ye cannot do the things that ye would.'”—Vol. 4. part 1. p. 298.
· According as he hath chosen us in him, before the foundation of the world, that we should be holy, and without blame before him (f). But
that (c) Gal. c. 5. v. 17. (f) Eph. c. I. v.4.
that he testified before the foundation of the world, that we are chosen, that we should be holy, and without blame before him, that is, before God, belongs to the prescience of God, to whoin all future things are already done, and all things are known before they take place.”—Vol. 4. part 1. p. 325
“In whom also we have obtained an inheritance, being predestinated according to the purpose of hiin who worketh all things after the counsel of his own will (g).' It is to be considered, that predestination and purpose are here placed together, according to which God worketh all things after the counsel of his own will. Not that all things which are done in the world, are done with the will and counsel of God; for then wicked things might be imputed to God; but that all things which he does, he does with counsel and will, because they are full of reason, and of the power of him who acts. We men will to do most things with counsel; but effect by no jeans follows the will. But no one can resist Him, to prevent his doing whatever he wills. But he wills those things which are full of reason and counsel : • He wills all men to be saved, and to come unto the knowledge of the truth (h).' But because no one is saved without his own will, (for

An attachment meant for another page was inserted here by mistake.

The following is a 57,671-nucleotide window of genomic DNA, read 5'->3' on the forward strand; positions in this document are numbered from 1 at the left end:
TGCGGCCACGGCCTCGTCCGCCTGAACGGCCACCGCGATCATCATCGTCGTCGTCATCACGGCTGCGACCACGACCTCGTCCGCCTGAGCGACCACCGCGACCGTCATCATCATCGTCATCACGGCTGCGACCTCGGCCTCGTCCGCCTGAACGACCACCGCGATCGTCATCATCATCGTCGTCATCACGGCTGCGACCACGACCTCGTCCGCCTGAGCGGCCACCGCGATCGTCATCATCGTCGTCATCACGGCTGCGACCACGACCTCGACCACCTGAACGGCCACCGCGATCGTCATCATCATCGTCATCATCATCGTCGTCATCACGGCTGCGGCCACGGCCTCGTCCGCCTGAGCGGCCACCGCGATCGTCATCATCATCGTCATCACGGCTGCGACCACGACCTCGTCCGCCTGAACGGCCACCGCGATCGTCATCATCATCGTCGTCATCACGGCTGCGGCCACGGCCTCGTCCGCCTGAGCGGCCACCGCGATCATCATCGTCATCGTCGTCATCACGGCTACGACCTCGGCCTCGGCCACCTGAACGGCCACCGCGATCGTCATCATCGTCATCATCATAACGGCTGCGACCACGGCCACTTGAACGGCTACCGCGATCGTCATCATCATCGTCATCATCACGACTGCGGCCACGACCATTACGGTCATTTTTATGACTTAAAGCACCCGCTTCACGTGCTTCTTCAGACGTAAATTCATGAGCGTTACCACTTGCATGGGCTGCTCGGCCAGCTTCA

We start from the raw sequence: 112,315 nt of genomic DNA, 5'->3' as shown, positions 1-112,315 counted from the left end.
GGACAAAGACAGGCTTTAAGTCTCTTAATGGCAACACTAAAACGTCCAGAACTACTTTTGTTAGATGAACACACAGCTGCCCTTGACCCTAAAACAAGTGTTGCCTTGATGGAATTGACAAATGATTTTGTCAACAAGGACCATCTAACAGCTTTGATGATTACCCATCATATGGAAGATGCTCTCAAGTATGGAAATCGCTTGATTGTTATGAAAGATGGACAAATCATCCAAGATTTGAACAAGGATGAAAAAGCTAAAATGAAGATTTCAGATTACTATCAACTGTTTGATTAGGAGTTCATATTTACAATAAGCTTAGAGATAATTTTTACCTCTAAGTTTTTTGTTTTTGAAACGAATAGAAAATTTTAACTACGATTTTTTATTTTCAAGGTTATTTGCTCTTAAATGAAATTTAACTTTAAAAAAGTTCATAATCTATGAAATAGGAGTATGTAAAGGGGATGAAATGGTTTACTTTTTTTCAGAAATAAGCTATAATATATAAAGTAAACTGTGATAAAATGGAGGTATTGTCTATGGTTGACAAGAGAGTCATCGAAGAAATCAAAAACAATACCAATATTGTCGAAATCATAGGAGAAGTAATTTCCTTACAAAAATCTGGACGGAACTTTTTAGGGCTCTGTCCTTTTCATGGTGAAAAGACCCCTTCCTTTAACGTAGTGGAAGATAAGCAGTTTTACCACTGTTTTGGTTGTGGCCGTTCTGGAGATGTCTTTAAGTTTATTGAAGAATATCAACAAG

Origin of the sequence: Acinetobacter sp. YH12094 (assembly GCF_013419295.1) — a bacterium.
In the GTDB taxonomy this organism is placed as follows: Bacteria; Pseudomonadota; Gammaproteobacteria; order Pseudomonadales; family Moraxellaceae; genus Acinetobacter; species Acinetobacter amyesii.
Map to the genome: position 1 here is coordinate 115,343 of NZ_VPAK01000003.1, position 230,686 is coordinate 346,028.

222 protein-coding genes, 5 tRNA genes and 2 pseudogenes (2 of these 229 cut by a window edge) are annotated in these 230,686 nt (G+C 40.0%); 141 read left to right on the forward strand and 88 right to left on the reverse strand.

(8) Eph. c. 1. v. 11.
(h) 1 Tim. c. 2. v.4.